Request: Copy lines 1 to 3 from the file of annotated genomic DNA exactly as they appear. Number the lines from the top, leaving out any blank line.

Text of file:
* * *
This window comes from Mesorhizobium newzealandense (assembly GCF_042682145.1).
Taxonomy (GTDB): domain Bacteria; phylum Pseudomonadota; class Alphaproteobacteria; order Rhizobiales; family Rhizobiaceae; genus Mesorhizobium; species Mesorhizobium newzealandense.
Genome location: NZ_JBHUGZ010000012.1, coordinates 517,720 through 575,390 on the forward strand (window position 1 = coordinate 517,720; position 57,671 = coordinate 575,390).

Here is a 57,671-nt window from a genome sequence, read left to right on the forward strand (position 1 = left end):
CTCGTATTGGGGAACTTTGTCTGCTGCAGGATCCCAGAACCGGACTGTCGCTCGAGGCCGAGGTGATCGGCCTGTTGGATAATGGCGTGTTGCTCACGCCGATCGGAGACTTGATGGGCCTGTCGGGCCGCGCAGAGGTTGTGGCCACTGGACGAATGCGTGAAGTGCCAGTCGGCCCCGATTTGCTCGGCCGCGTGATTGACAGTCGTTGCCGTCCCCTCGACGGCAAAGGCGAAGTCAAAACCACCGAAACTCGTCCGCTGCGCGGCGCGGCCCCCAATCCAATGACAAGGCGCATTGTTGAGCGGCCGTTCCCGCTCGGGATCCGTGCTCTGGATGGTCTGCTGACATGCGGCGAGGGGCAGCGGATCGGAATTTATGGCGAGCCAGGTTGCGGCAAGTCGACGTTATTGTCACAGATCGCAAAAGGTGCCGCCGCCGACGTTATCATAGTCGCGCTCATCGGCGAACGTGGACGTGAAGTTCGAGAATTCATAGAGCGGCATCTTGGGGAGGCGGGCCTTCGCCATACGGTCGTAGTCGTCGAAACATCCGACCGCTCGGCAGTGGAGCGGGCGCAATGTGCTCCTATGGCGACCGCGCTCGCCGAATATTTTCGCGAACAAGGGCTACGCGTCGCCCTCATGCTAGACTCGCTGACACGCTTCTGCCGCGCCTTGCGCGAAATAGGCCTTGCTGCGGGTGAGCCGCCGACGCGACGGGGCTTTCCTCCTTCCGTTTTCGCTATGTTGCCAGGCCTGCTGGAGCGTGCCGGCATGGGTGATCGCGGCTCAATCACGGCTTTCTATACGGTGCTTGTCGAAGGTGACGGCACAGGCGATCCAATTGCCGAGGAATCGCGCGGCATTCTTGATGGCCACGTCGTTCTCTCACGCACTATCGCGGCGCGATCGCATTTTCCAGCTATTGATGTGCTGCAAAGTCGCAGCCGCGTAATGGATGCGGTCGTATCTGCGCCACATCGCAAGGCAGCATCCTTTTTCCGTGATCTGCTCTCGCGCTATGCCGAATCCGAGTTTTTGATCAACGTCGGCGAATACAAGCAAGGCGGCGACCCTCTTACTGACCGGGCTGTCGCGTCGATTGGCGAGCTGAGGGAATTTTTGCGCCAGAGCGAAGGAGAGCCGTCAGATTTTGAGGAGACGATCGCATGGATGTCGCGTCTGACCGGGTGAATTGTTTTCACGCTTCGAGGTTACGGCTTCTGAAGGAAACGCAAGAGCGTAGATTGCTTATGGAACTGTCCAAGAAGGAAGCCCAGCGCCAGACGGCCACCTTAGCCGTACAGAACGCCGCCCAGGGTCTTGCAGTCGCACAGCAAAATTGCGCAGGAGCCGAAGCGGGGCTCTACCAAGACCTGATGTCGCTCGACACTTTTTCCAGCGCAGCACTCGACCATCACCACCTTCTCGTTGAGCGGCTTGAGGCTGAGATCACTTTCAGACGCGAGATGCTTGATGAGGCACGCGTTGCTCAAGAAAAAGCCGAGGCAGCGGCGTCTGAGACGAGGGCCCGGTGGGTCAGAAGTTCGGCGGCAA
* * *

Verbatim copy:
This window comes from Mesorhizobium newzealandense (assembly GCF_042682145.1).
Taxonomy (GTDB): domain Bacteria; phylum Pseudomonadota; class Alphaproteobacteria; order Rhizobiales; family Rhizobiaceae; genus Mesorhizobium; species Mesorhizobium newzealandense.
Genome location: NZ_JBHUGZ010000012.1, coordinates 517,720 through 575,390 on the forward strand (window position 1 = coordinate 517,720; position 57,671 = coordinate 575,390).